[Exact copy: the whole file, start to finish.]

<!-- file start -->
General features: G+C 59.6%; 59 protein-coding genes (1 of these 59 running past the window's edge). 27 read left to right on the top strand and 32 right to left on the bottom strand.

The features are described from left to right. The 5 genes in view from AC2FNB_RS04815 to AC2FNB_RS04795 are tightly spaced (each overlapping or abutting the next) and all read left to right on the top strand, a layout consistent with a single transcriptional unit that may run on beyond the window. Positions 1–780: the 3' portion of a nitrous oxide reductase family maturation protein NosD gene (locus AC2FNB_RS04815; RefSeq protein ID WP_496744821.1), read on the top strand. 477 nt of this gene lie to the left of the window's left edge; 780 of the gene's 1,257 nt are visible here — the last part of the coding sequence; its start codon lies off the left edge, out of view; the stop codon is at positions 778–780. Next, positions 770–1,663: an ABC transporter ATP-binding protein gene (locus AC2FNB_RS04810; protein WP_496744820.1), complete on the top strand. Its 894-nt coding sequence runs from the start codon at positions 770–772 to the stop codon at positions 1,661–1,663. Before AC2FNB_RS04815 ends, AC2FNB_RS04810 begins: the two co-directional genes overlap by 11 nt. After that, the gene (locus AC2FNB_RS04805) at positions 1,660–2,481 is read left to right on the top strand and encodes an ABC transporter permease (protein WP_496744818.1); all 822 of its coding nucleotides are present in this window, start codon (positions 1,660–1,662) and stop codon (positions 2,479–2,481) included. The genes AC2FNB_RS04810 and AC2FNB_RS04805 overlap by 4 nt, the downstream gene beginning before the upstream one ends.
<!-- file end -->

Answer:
General features: G+C 59.6%; 59 protein-coding genes (1 of these 59 running past the window's edge). 27 read left to right on the top strand and 32 right to left on the bottom strand.

The features are described from left to right. The 5 genes in view from AC2FNB_RS04815 to AC2FNB_RS04795 are tightly spaced (each overlapping or abutting the next) and all read left to right on the top strand, a layout consistent with a single transcriptional unit that may run on beyond the window. Positions 1–780: the 3' portion of a nitrous oxide reductase family maturation protein NosD gene (locus AC2FNB_RS04815; RefSeq protein ID WP_496744821.1), read on the top strand. 477 nt of this gene lie to the left of the window's left edge; 780 of the gene's 1,257 nt are visible here — the last part of the coding sequence; its start codon lies off the left edge, out of view; the stop codon is at positions 778–780. Next, positions 770–1,663: an ABC transporter ATP-binding protein gene (locus AC2FNB_RS04810; protein WP_496744820.1), complete on the top strand. Its 894-nt coding sequence runs from the start codon at positions 770–772 to the stop codon at positions 1,661–1,663. Before AC2FNB_RS04815 ends, AC2FNB_RS04810 begins: the two co-directional genes overlap by 11 nt. After that, the gene (locus AC2FNB_RS04805) at positions 1,660–2,481 is read left to right on the top strand and encodes an ABC transporter permease (protein WP_496744818.1); all 822 of its coding nucleotides are present in this window, start codon (positions 1,660–1,662) and stop codon (positions 2,479–2,481) included. The genes AC2FNB_RS04810 and AC2FNB_RS04805 overlap by 4 nt, the downstream gene beginning before the upstream one ends.